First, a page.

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Marius Dettmer wins Bertec Balance Research Competition

Bertec Corporation has announced Marius Dettmer as one of the winners of the first Bertec Balance Research Competition. The fourteen winners have been awarded a one-year loan of balance equipment to complete novel research. Scroll down for details on the competition and a brief synopsis of Marius Dettmer's research proposal.

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Press Release from Bertec Corporation:

Bertec Corporation Recognizes Young Researchers With Award of Equipment

Columbus, Ohio, February 12, 2008 - Fourteen young researchers throughout the country have been awarded a yearlong loan of Bertec Corporation’s balance assessment and training systems to complete original, academic research. The winners were selected based on strong proposals outlining novel projects, as judged by an external review board.

This is the first year of the Bertec Balance Research Competition. It was originated to help advance the understanding of the human body, while driving the careers of young researchers. The goal of the competition is to make cutting edge technology available to students and young professors who do not normally have access to this equipment, while allowing them to carry out a project that they are truly interested in.

Bertec Corporation is a leading manufacturer of force measurement devices, commonly used in academic research and clinical practice. The balance plates that were awarded as part of the equipment loan use strain gauge technology to measure the center of pressure of the individual standing upon the plate. This allows for determination of how much an individual is swaying under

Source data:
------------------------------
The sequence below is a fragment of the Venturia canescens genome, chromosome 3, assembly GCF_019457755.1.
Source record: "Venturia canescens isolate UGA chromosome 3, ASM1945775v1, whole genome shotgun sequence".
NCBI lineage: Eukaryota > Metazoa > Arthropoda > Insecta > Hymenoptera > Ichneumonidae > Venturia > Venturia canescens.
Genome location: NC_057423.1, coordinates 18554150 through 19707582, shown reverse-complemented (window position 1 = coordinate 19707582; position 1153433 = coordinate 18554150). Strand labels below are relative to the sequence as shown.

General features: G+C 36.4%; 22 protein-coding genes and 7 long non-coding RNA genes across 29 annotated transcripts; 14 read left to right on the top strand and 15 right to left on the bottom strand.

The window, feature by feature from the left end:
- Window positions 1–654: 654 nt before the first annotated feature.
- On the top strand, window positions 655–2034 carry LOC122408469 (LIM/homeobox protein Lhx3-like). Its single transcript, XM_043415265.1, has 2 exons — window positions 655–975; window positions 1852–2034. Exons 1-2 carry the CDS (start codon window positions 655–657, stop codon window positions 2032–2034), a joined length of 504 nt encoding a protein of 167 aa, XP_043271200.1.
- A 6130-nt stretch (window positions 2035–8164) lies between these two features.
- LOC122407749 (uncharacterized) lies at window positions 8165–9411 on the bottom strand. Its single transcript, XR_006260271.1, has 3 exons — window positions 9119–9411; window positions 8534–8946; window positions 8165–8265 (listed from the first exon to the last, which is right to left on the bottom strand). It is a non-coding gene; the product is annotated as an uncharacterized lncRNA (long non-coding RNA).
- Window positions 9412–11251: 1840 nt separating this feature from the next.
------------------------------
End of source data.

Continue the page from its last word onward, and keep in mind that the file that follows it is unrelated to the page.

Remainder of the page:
varying conditions, with postural instability being linked to balance problems and fall risk.

Click for more details on the research competition (new window)

Details of Marius Dettmer's research proposal:

Influence of different proprioceptive conditions on anticipatory postural adjustments in healthy subjects.

On the first glance, upright stance seems to be the simplest motor task we can imagine. But if we look deeper, we find numerous neurophysiologic processes that ensure that we do not lose balance. These processes are highly reliant on sensory feedback from different sources, like the visual system, the vestibular system, skin- and muscle sensors.

In addition to this, there are also feed-forward strategies related to upright stance: In advance to voluntary movement, there are preparatory activities, so called “Anticipatory postural adjustments” (APA). Muscle activity and body orientation are being altered prior to the actual onset of movement, to diminish body sway and instability of stance.

Understanding the underlying mechanisms of this regulation is an important step towards comprehending how humans are able to cope with anticipated perturbances of balance. Moreover, we want to investigate how people with sensory deficits are able to learn how to regulate APAs without the availability of certain sensory information. We will investigate the role of one sensory system, the muscle sensors, by stimulating them with small muscle tendon vibrators.